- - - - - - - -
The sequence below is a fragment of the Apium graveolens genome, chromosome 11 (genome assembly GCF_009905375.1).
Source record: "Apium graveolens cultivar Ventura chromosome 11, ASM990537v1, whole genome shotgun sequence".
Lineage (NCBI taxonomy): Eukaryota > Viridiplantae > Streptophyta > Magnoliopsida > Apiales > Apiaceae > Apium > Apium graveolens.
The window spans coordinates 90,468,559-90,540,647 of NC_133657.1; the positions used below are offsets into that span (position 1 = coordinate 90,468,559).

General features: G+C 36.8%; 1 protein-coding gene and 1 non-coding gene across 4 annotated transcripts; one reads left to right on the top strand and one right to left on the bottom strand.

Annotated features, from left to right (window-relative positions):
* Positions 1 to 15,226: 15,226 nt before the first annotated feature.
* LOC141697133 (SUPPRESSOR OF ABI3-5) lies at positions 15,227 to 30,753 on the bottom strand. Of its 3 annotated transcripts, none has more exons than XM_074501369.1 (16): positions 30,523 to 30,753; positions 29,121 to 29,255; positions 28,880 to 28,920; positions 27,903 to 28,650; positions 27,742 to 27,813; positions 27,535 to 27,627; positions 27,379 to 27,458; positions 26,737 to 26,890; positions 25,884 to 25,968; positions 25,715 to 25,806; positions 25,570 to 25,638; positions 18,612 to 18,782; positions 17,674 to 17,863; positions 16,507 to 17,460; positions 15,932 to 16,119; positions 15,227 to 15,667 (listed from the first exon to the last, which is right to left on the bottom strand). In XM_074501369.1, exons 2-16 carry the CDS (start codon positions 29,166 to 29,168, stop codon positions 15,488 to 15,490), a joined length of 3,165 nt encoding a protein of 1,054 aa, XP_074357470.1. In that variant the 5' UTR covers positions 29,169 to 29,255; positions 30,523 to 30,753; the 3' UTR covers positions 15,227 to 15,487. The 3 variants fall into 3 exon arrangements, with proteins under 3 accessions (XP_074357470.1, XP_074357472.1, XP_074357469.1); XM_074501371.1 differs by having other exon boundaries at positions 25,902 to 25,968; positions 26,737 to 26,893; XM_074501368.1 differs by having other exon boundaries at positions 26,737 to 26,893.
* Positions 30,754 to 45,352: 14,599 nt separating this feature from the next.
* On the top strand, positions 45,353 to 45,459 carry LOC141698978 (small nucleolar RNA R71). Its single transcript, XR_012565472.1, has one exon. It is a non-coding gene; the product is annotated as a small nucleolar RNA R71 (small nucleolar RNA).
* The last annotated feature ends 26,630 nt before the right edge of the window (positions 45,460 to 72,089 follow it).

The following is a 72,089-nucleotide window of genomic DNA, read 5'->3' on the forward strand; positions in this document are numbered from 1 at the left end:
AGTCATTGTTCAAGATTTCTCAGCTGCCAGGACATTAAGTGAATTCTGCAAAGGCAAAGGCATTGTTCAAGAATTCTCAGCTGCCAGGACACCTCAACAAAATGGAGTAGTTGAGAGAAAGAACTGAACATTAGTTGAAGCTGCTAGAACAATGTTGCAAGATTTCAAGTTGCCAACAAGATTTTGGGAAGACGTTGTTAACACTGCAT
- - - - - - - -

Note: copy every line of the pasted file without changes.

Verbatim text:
The sequence below is a fragment of the Apium graveolens genome, chromosome 11 (genome assembly GCF_009905375.1).
Source record: "Apium graveolens cultivar Ventura chromosome 11, ASM990537v1, whole genome shotgun sequence".
Lineage (NCBI taxonomy): Eukaryota > Viridiplantae > Streptophyta > Magnoliopsida > Apiales > Apiaceae > Apium > Apium graveolens.
The window spans coordinates 90,468,559-90,540,647 of NC_133657.1; the positions used below are offsets into that span (position 1 = coordinate 90,468,559).

General features: G+C 36.8%; 1 protein-coding gene and 1 non-coding gene across 4 annotated transcripts; one reads left to right on the top strand and one right to left on the bottom strand.

Annotated features, from left to right (window-relative positions):
* Positions 1 to 15,226: 15,226 nt before the first annotated feature.
* LOC141697133 (SUPPRESSOR OF ABI3-5) lies at positions 15,227 to 30,753 on the bottom strand. Of its 3 annotated transcripts, none has more exons than XM_074501369.1 (16): positions 30,523 to 30,753; positions 29,121 to 29,255; positions 28,880 to 28,920; positions 27,903 to 28,650; positions 27,742 to 27,813; positions 27,535 to 27,627; positions 27,379 to 27,458; positions 26,737 to 26,890; positions 25,884 to 25,968; positions 25,715 to 25,806; positions 25,570 to 25,638; positions 18,612 to 18,782; positions 17,674 to 17,863; positions 16,507 to 17,460; positions 15,932 to 16,119; positions 15,227 to 15,667 (listed from the first exon to the last, which is right to left on the bottom strand). In XM_074501369.1, exons 2-16 carry the CDS (start codon positions 29,166 to 29,168, stop codon positions 15,488 to 15,490), a joined length of 3,165 nt encoding a protein of 1,054 aa, XP_074357470.1. In that variant the 5' UTR covers positions 29,169 to 29,255; positions 30,523 to 30,753; the 3' UTR covers positions 15,227 to 15,487. The 3 variants fall into 3 exon arrangements, with proteins under 3 accessions (XP_074357470.1, XP_074357472.1, XP_074357469.1); XM_074501371.1 differs by having other exon boundaries at positions 25,902 to 25,968; positions 26,737 to 26,893; XM_074501368.1 differs by having other exon boundaries at positions 26,737 to 26,893.
* Positions 30,754 to 45,352: 14,599 nt separating this feature from the next.
* On the top strand, positions 45,353 to 45,459 carry LOC141698978 (small nucleolar RNA R71). Its single transcript, XR_012565472.1, has one exon. It is a non-coding gene; the product is annotated as a small nucleolar RNA R71 (small nucleolar RNA).
* The last annotated feature ends 26,630 nt before the right edge of the window (positions 45,460 to 72,089 follow it).

The following is a 72,089-nucleotide window of genomic DNA, read 5'->3' on the forward strand; positions in this document are numbered from 1 at the left end:
AGTCATTGTTCAAGATTTCTCAGCTGCCAGGACATTAAGTGAATTCTGCAAAGGCAAAGGCATTGTTCAAGAATTCTCAGCTGCCAGGACACCTCAACAAAATGGAGTAGTTGAGAGAAAGAACTGAACATTAGTTGAAGCTGCTAGAACAATGTTGCAAGATTTCAAGTTGCCAACAAGATTTTGGGAAGACGTTGTTAACACTGCAT